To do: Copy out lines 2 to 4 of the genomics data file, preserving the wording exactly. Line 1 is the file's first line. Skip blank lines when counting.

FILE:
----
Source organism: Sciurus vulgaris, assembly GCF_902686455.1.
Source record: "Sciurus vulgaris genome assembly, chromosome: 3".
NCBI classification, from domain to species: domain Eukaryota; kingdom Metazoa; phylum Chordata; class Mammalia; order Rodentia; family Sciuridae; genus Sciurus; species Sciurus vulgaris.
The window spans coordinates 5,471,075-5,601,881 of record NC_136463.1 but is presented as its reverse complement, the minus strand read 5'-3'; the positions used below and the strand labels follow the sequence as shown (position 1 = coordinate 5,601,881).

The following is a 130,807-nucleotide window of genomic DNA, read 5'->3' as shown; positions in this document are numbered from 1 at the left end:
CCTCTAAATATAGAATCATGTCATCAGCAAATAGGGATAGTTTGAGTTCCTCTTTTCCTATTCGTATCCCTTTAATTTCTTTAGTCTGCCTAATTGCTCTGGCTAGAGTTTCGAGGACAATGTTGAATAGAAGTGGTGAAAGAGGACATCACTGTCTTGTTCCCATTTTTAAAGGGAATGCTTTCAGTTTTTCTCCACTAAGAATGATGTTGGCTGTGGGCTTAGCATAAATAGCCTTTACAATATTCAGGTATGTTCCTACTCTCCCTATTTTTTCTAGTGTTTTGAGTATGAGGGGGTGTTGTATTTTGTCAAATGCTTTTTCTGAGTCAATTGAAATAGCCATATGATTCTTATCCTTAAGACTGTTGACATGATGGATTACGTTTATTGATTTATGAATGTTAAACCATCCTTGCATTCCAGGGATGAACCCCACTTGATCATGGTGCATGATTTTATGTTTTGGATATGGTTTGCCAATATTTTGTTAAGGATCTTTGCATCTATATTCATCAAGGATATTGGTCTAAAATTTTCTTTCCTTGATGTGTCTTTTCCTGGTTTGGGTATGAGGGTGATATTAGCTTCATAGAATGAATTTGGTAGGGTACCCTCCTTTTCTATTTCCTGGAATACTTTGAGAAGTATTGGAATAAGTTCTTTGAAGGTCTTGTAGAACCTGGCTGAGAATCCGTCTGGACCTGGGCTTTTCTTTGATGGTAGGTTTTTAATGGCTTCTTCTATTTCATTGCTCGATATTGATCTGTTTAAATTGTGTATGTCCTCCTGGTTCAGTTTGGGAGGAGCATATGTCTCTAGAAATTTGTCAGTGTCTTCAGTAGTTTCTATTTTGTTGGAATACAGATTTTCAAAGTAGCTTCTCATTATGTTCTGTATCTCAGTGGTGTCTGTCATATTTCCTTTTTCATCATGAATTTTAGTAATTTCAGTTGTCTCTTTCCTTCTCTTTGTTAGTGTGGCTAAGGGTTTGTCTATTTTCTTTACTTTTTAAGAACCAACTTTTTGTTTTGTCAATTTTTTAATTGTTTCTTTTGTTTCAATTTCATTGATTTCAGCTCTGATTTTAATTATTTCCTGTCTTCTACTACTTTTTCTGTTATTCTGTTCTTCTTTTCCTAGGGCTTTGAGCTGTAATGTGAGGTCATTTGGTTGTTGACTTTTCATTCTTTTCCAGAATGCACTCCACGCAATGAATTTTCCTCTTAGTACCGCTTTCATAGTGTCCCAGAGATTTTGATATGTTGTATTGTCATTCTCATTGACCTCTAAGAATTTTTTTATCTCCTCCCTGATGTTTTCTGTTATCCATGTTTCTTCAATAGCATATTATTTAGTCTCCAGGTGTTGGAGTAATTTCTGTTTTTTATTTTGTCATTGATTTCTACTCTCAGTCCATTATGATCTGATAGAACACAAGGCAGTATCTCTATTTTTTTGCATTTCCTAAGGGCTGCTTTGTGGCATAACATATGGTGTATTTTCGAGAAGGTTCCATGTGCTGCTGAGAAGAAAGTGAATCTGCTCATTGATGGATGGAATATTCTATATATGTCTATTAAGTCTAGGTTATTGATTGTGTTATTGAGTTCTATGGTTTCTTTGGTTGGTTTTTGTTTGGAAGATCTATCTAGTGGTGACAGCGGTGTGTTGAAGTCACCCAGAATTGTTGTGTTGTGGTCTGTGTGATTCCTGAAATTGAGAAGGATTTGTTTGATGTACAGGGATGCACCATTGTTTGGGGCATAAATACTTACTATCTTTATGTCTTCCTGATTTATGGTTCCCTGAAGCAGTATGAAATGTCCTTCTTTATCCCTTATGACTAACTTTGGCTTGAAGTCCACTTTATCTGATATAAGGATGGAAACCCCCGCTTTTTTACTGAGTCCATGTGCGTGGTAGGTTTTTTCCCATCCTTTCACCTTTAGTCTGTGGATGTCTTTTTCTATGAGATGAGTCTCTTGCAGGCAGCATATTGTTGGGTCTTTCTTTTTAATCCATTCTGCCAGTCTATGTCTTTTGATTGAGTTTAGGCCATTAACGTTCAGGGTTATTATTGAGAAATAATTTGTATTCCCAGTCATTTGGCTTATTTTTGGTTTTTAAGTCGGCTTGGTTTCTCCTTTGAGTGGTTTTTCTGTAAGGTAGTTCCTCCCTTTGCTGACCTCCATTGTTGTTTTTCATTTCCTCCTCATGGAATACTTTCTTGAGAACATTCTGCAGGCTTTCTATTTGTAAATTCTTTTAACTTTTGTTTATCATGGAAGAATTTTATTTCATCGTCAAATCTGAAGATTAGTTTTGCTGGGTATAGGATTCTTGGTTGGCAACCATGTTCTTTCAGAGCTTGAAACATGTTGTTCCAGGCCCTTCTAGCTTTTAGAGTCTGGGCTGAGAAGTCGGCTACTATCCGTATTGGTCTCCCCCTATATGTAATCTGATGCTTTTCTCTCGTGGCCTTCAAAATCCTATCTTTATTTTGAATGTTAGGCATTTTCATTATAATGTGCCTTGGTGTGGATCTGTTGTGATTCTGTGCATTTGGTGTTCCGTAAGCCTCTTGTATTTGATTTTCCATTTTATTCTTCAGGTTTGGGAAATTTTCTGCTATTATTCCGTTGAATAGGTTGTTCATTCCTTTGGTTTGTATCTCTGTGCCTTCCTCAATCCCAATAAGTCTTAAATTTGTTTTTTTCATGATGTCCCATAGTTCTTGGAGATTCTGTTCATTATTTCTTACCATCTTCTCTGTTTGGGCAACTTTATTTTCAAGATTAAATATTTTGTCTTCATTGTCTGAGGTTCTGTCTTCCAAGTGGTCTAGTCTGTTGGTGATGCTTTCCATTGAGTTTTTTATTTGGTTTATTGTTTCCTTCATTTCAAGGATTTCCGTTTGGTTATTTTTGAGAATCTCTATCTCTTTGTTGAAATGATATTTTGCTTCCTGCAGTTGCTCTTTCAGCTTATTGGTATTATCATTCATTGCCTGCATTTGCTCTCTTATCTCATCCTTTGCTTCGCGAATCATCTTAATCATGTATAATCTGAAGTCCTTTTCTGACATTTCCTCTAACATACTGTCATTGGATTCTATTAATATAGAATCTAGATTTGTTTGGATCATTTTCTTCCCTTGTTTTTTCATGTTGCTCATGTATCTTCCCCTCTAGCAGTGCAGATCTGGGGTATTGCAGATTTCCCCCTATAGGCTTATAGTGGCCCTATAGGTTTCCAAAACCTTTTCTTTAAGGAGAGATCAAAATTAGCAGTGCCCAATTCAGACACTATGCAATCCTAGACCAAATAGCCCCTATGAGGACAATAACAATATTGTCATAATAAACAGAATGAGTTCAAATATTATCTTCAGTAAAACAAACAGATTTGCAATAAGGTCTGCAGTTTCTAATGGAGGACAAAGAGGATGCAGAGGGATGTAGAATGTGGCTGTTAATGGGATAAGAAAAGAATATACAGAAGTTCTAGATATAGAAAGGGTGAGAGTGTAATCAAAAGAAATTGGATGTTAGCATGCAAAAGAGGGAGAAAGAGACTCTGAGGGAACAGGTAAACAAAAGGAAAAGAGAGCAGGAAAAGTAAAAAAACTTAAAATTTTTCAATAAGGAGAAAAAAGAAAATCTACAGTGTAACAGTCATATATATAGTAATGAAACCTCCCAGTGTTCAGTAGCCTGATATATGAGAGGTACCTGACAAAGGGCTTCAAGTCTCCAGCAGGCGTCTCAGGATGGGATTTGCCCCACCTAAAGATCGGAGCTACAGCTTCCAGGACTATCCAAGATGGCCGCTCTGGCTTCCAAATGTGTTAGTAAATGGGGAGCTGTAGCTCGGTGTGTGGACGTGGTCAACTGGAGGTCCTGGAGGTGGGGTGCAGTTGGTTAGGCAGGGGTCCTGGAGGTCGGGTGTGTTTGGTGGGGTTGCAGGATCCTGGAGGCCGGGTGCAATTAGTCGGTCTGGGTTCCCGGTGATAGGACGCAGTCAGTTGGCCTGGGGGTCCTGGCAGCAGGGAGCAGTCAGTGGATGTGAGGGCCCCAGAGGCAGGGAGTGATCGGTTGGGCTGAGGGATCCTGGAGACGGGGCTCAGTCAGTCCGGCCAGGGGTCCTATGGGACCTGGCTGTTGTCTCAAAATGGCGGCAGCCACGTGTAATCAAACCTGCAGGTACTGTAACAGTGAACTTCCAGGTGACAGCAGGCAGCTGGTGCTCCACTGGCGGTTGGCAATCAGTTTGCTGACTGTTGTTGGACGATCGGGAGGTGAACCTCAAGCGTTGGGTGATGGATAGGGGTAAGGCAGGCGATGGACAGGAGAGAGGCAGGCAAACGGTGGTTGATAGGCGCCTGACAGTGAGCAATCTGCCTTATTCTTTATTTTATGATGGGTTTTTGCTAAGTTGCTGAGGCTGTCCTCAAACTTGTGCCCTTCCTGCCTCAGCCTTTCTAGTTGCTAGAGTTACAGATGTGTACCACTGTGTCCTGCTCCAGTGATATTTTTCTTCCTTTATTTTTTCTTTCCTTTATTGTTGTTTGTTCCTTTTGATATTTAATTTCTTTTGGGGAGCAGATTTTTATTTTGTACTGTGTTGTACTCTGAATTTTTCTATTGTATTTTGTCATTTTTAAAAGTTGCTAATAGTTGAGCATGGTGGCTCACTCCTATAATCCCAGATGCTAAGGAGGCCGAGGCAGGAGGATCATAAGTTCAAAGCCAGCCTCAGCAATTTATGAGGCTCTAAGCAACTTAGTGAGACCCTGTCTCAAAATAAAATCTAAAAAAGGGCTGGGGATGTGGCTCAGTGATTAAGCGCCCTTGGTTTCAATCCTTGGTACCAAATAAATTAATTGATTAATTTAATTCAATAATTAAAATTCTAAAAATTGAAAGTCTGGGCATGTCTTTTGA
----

Source record: "Sciurus vulgaris genome assembly, chromosome: 3".
NCBI classification, from domain to species: domain Eukaryota; kingdom Metazoa; phylum Chordata; class Mammalia; order Rodentia; family Sciuridae; genus Sciurus; species Sciurus vulgaris.
The window spans coordinates 5,471,075-5,601,881 of record NC_136463.1 but is presented as its reverse complement, the minus strand read 5'-3'; the positions used below and the strand labels follow the sequence as shown (position 1 = coordinate 5,601,881).